Government assistance Limited, free market
economy
Encourages investment
from overseas with grants
available
Local wage costs High Low
Currency Stable Falling
Facilities New facilities would be
required, high rents
Suitable facilities available at
a low rent
Transport links to
Afghanistan
Complex Straightforward
Political environment Stable, but election may lead
to a change in government
One party state
International trade Part of a major trading
agreement
No major trading
agreements
David believes that commercial marketing would have more of an impact than social marketing
because he sees the solar power systems as being product orientated rather than market
orientated. Customers would need to know not only about the solar power systems and the
benets they will bring to households but also the means to provide nance to buy them.
However, David is unsure about which pricing and promotion methods would be appropriate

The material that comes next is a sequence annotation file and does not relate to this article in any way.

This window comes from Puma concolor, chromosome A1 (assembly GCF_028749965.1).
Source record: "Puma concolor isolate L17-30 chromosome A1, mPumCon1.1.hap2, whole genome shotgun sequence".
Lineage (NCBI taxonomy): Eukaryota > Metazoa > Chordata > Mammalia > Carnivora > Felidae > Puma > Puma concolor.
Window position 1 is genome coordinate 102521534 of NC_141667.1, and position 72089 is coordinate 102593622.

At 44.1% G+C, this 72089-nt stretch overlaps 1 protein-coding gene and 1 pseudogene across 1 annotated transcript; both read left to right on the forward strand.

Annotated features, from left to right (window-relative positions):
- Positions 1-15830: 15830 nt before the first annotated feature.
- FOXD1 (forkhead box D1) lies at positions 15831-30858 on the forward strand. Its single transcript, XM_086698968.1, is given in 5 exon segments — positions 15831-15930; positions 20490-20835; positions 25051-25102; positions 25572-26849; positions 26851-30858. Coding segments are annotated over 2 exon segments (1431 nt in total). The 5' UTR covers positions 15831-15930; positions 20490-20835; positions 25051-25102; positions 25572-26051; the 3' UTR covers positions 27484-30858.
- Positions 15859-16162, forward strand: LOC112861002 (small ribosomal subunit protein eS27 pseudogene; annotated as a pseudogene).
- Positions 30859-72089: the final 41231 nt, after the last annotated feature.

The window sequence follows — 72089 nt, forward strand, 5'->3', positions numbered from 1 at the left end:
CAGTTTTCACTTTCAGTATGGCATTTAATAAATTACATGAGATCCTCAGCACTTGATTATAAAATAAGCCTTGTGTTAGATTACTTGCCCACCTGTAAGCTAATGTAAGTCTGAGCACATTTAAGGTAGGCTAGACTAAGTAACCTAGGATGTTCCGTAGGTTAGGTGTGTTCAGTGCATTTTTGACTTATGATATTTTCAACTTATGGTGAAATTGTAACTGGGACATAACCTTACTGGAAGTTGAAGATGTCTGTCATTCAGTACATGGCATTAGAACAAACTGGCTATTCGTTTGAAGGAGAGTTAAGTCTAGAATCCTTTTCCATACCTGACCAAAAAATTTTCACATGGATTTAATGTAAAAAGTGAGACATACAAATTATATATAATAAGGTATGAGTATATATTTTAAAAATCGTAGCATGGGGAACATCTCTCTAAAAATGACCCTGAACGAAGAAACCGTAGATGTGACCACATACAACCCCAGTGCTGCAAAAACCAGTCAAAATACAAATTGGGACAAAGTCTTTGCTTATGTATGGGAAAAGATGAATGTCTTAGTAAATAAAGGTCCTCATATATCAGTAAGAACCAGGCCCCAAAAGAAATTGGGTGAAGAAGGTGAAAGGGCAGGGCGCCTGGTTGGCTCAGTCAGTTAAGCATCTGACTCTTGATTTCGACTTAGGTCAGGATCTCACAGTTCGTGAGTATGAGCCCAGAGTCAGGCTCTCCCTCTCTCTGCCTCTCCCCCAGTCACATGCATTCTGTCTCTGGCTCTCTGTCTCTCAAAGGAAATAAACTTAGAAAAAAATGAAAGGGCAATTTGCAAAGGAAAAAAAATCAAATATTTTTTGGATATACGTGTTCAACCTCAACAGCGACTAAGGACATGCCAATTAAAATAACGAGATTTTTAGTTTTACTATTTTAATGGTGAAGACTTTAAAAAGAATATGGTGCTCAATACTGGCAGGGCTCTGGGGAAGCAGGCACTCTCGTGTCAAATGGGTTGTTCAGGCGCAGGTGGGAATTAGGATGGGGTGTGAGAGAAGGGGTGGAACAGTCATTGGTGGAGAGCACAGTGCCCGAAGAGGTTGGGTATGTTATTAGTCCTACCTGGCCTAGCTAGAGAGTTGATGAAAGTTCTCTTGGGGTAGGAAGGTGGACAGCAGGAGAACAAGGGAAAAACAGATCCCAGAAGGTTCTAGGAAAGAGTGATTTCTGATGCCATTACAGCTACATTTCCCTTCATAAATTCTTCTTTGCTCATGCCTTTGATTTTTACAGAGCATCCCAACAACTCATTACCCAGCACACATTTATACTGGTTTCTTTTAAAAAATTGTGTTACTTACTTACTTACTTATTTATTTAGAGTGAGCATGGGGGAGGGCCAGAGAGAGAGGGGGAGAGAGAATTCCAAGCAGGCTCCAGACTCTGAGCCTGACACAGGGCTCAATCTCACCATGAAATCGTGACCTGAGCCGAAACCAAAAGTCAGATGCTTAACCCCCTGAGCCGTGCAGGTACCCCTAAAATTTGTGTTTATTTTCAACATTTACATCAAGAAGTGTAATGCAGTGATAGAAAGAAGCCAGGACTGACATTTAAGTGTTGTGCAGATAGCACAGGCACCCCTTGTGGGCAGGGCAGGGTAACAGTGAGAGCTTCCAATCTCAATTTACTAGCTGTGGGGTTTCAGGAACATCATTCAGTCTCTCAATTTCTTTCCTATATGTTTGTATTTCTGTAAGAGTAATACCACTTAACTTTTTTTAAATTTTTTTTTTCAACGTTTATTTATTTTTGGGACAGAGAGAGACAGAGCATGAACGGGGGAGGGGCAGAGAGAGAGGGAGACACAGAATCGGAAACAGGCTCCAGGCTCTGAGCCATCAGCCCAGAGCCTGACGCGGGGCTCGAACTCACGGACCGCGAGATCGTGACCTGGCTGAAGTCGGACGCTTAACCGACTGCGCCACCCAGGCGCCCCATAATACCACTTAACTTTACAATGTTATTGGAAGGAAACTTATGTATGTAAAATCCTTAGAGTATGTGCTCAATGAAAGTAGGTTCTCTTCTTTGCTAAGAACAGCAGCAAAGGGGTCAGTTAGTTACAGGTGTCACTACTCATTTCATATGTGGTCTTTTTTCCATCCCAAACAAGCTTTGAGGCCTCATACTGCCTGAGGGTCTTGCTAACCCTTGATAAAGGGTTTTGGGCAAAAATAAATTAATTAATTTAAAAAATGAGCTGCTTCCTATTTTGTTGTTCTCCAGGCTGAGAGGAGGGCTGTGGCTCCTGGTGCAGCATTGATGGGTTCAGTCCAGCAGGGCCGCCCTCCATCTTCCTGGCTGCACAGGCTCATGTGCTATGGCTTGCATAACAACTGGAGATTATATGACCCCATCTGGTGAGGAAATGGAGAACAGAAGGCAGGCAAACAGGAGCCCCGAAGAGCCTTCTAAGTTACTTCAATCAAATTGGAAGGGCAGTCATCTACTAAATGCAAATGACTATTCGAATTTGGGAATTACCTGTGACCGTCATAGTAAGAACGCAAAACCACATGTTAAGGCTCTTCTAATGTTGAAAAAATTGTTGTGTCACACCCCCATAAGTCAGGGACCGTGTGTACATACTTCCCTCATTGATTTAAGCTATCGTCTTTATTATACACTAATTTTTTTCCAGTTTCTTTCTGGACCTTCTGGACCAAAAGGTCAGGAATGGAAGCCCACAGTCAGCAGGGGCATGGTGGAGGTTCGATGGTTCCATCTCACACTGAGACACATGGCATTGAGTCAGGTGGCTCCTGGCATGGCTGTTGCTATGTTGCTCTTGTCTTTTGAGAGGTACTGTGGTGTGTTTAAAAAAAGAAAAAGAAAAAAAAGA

for the solar power systems. Customers may not have much money to spend and may have
other priorities.
Distribution will also be a problem, as the likely customers will be in remote locations with poor
infrastructure. David is investigating the possibility of using local agents and local transport
businesses to provide the link with customers.
Turn over
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Su had already decided that most of the nance for the production facilities would come
from share capital provided by herself and loans from HH. She wondered whether other
stakeholders in HH, both internal and external, might want to support the project through some